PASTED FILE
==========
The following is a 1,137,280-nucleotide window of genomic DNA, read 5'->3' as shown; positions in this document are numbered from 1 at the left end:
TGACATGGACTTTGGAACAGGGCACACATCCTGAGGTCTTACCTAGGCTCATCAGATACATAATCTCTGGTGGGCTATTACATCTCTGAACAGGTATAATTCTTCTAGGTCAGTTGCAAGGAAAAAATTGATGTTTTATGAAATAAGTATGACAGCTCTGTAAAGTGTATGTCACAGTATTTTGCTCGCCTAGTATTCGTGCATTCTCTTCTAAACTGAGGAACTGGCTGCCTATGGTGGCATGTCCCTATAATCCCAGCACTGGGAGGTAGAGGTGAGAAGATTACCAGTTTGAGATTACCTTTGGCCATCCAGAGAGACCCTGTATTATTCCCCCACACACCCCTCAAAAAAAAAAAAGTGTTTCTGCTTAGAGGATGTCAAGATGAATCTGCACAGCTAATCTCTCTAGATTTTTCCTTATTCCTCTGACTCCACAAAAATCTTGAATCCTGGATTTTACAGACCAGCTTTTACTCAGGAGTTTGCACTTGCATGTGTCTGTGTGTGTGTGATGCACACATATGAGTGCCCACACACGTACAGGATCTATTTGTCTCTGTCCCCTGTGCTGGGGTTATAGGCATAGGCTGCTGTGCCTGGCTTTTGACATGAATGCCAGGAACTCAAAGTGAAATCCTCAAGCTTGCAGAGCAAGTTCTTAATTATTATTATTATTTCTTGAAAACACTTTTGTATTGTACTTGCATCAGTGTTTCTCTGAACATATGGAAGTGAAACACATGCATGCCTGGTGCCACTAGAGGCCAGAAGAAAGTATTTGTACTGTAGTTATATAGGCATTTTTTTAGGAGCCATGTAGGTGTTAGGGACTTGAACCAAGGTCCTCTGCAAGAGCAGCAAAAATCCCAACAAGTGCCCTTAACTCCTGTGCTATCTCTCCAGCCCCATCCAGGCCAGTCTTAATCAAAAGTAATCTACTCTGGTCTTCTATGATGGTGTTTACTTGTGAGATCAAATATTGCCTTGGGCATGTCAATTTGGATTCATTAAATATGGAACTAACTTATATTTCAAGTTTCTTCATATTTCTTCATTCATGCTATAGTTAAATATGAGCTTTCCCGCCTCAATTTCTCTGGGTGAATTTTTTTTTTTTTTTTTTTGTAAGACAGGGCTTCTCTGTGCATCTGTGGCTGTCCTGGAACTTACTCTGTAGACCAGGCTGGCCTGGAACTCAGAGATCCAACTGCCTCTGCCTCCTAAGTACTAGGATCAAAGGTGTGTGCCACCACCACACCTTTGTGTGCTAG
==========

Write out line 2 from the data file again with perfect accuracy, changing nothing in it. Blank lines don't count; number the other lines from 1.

TGACATGGACTTTGGAACAGGGCACACATCCTGAGGTCTTACCTAGGCTCATCAGATACATAATCTCTGGTGGGCTATTACATCTCTGAACAGGTATAATTCTTCTAGGTCAGTTGCAAGGAAAAAATTGATGTTTTATGAAATAAGTATGACAGCTCTGTAAAGTGTATGTCACAGTATTTTGCTCGCCTAGTATTCGTGCATTCTCTTCTAAACTGAGGAACTGGCTGCCTATGGTGGCATGTCCCTATAATCCCAGCACTGGGAGGTAGAGGTGAGAAGATTACCAGTTTGAGATTACCTTTGGCCATCCAGAGAGACCCTGTATTATTCCCCCACACACCCCTCAAAAAAAAAAAAGTGTTTCTGCTTAGAGGATGTCAAGATGAATCTGCACAGCTAATCTCTCTAGATTTTTCCTTATTCCTCTGACTCCACAAAAATCTTGAATCCTGGATTTTACAGACCAGCTTTTACTCAGGAGTTTGCACTTGCATGTGTCTGTGTGTGTGTGATGCACACATATGAGTGCCCACACACGTACAGGATCTATTTGTCTCTGTCCCCTGTGCTGGGGTTATAGGCATAGGCTGCTGTGCCTGGCTTTTGACATGAATGCCAGGAACTCAAAGTGAAATCCTCAAGCTTGCAGAGCAAGTTCTTAATTATTATTATTATTTCTTGAAAACACTTTTGTATTGTACTTGCATCAGTGTTTCTCTGAACATATGGAAGTGAAACACATGCATGCCTGGTGCCACTAGAGGCCAGAAGAAAGTATTTGTACTGTAGTTATATAGGCATTTTTTTAGGAGCCATGTAGGTGTTAGGGACTTGAACCAAGGTCCTCTGCAAGAGCAGCAAAAATCCCAACAAGTGCCCTTAACTCCTGTGCTATCTCTCCAGCCCCATCCAGGCCAGTCTTAATCAAAAGTAATCTACTCTGGTCTTCTATGATGGTGTTTACTTGTGAGATCAAATATTGCCTTGGGCATGTCAATTTGGATTCATTAAATATGGAACTAACTTATATTTCAAGTTTCTTCATATTTCTTCATTCATGCTATAGTTAAATATGAGCTTTCCCGCCTCAATTTCTCTGGGTGAATTTTTTTTTTTTTTTTTTTGTAAGACAGGGCTTCTCTGTGCATCTGTGGCTGTCCTGGAACTTACTCTGTAGACCAGGCTGGCCTGGAACTCAGAGATCCAACTGCCTCTGCCTCCTAAGTACTAGGATCAAAGGTGTGTGCCACCACCACACCTTTGTGTGCTAG